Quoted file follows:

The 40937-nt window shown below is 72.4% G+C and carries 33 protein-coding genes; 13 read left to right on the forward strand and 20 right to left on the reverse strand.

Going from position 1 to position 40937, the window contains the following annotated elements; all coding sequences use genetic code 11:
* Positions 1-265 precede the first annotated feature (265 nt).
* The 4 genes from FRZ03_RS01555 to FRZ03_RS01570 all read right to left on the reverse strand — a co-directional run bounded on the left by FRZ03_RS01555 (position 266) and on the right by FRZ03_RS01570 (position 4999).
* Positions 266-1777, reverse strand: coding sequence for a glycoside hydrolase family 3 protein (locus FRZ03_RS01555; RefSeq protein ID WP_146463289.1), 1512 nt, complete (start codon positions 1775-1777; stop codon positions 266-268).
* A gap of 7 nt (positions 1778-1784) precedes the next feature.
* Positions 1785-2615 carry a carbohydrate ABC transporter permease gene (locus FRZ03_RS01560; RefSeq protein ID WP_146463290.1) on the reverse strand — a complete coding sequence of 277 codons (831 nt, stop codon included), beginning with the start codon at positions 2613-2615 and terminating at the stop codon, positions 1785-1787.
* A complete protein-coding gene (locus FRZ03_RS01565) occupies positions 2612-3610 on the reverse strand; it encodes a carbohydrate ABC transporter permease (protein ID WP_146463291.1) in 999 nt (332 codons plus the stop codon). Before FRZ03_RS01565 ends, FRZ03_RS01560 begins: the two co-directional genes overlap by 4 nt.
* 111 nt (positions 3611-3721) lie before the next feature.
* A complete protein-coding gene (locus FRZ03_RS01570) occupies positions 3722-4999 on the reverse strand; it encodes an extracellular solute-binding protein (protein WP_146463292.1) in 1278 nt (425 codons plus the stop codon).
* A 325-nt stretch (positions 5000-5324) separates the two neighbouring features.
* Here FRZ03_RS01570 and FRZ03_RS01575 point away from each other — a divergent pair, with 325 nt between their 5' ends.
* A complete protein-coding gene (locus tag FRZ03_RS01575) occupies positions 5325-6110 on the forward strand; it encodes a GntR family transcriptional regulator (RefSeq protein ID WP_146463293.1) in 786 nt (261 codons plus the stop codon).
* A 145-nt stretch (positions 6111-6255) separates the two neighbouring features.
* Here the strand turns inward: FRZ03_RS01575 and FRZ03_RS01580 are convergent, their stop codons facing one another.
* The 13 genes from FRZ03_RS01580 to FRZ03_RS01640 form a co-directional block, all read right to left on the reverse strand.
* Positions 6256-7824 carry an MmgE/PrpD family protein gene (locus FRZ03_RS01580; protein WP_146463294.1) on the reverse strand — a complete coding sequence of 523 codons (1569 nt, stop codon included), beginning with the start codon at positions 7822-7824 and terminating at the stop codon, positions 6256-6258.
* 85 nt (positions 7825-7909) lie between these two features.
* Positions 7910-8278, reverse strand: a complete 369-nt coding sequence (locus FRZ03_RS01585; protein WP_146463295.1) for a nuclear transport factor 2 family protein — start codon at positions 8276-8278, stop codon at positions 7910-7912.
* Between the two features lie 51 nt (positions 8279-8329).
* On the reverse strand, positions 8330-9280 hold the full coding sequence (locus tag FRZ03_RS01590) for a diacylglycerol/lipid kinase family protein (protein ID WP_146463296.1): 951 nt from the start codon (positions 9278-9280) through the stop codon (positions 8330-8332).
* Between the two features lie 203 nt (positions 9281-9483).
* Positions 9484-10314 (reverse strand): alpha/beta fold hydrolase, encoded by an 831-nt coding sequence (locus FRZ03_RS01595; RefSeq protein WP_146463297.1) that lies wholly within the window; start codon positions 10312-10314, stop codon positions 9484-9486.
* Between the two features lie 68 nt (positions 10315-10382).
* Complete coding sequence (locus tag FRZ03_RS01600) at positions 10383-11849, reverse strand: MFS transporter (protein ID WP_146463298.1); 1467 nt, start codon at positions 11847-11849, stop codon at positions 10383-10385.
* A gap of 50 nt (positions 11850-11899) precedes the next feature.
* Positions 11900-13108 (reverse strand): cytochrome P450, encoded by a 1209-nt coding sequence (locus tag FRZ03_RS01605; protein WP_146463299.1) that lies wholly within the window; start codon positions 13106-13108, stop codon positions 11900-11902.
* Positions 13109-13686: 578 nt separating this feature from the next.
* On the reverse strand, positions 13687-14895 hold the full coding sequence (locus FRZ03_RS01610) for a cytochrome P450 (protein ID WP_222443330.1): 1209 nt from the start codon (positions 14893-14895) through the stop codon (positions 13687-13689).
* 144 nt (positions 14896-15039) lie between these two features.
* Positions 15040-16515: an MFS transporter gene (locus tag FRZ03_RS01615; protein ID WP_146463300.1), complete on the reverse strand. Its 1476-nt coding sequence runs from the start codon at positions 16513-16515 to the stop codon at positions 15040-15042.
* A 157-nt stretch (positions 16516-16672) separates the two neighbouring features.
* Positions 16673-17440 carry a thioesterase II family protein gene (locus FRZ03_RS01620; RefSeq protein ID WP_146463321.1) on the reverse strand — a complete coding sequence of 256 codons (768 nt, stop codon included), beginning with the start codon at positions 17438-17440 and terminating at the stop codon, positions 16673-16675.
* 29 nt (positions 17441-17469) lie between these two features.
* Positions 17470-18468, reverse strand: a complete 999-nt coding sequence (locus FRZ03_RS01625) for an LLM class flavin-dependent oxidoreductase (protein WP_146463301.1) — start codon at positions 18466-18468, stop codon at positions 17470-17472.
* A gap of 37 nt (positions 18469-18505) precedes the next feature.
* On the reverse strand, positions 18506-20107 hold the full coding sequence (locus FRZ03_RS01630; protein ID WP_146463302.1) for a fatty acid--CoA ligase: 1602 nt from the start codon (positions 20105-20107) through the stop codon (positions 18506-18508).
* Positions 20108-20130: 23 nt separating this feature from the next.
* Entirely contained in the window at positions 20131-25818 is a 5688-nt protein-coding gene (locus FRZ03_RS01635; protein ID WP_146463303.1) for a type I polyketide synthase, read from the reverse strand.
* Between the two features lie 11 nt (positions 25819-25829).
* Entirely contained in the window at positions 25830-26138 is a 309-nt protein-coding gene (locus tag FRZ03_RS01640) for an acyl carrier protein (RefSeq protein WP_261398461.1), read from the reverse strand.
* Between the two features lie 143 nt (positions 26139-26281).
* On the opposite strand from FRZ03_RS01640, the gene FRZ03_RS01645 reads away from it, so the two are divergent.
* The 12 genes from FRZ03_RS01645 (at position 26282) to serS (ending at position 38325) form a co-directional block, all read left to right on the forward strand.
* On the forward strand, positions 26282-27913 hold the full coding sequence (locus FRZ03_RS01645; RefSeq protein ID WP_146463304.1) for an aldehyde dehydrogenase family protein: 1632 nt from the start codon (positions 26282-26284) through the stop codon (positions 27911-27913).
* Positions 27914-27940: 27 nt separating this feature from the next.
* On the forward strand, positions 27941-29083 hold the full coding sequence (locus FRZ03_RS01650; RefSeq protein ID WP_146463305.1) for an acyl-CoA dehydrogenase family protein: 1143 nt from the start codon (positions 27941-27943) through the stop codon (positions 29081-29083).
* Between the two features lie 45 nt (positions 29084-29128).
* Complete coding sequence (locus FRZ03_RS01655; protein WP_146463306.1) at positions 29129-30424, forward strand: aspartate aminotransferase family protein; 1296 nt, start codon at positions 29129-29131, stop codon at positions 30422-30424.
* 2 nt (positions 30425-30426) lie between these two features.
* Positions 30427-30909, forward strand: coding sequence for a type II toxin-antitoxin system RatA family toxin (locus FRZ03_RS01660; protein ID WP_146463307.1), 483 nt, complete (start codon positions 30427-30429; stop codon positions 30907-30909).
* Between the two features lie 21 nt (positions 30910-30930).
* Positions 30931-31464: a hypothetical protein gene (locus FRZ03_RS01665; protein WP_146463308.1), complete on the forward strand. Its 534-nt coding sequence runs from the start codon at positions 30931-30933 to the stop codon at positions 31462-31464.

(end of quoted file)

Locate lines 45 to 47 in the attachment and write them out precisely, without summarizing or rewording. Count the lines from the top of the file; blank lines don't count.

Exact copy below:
* On the forward strand, positions 26282-27913 hold the full coding sequence (locus FRZ03_RS01645; RefSeq protein ID WP_146463304.1) for an aldehyde dehydrogenase family protein: 1632 nt from the start codon (positions 26282-26284) through the stop codon (positions 27911-27913).
* Positions 27914-27940: 27 nt separating this feature from the next.
* On the forward strand, positions 27941-29083 hold the full coding sequence (locus FRZ03_RS01650; RefSeq protein ID WP_146463305.1) for an acyl-CoA dehydrogenase family protein: 1143 nt from the start codon (positions 27941-27943) through the stop codon (positions 29081-29083).